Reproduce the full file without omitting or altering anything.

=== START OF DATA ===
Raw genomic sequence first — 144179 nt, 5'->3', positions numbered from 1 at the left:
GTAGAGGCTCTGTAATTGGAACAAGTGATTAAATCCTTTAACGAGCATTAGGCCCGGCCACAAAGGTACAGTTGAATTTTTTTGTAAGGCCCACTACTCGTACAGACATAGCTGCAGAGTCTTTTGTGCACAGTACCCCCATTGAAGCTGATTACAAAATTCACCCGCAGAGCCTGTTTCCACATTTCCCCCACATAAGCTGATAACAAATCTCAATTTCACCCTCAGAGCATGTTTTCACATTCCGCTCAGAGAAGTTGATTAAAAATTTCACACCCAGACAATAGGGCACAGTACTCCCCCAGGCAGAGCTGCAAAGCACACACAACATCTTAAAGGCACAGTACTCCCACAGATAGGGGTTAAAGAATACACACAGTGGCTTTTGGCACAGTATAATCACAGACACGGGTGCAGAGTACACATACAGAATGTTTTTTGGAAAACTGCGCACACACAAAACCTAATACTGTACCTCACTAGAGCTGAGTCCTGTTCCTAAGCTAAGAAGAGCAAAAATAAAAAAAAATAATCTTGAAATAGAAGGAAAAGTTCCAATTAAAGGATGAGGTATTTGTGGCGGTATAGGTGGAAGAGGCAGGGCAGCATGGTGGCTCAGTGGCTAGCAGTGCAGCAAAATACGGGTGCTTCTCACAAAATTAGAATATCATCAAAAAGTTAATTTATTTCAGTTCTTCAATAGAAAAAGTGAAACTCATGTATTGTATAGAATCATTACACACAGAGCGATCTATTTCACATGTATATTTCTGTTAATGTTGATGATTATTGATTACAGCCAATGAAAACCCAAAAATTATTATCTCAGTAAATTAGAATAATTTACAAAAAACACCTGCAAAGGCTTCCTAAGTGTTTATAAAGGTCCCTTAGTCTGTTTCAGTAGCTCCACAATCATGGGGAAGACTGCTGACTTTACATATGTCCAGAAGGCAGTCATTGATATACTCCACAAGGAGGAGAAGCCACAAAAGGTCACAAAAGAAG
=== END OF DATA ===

Raw genomic sequence first — 144179 nt, 5'->3', positions numbered from 1 at the left:
GTAGAGGCTCTGTAATTGGAACAAGTGATTAAATCCTTTAACGAGCATTAGGCCCGGCCACAAAGGTACAGTTGAATTTTTTTGTAAGGCCCACTACTCGTACAGACATAGCTGCAGAGTCTTTTGTGCACAGTACCCCCATTGAAGCTGATTACAAAATTCACCCGCAGAGCCTGTTTCCACATTTCCCCCACATAAGCTGATAACAAATCTCAATTTCACCCTCAGAGCATGTTTTCACATTCCGCTCAGAGAAGTTGATTAAAAATTTCACACCCAGACAATAGGGCACAGTACTCCCCCAGGCAGAGCTGCAAAGCACACACAACATCTTAAAGGCACAGTACTCCCACAGATAGGGGTTAAAGAATACACACAGTGGCTTTTGGCACAGTATAATCACAGACACGGGTGCAGAGTACACATACAGAATGTTTTTTGGAAAACTGCGCACACACAAAACCTAATACTGTACCTCACTAGAGCTGAGTCCTGTTCCTAAGCTAAGAAGAGCAAAAATAAAAAAAAATAATCTTGAAATAGAAGGAAAAGTTCCAATTAAAGGATGAGGTATTTGTGGCGGTATAGGTGGAAGAGGCAGGGCAGCATGGTGGCTCAGTGGCTAGCAGTGCAGCAAAATACGGGTGCTTCTCACAAAATTAGAATATCATCAAAAAGTTAATTTATTTCAGTTCTTCAATAGAAAAAGTGAAACTCATGTATTGTATAGAATCATTACACACAGAGCGATCTATTTCACATGTATATTTCTGTTAATGTTGATGATTATTGATTACAGCCAATGAAAACCCAAAAATTATTATCTCAGTAAATTAGAATAATTTACAAAAAACACCTGCAAAGGCTTCCTAAGTGTTTATAAAGGTCCCTTAGTCTGTTTCAGTAGCTCCACAATCATGGGGAAGACTGCTGACTTTACATATGTCCAGAAGGCAGTCATTGATATACTCCACAAGGAGGAGAAGCCACAAAAGGTCACAAAAGAAG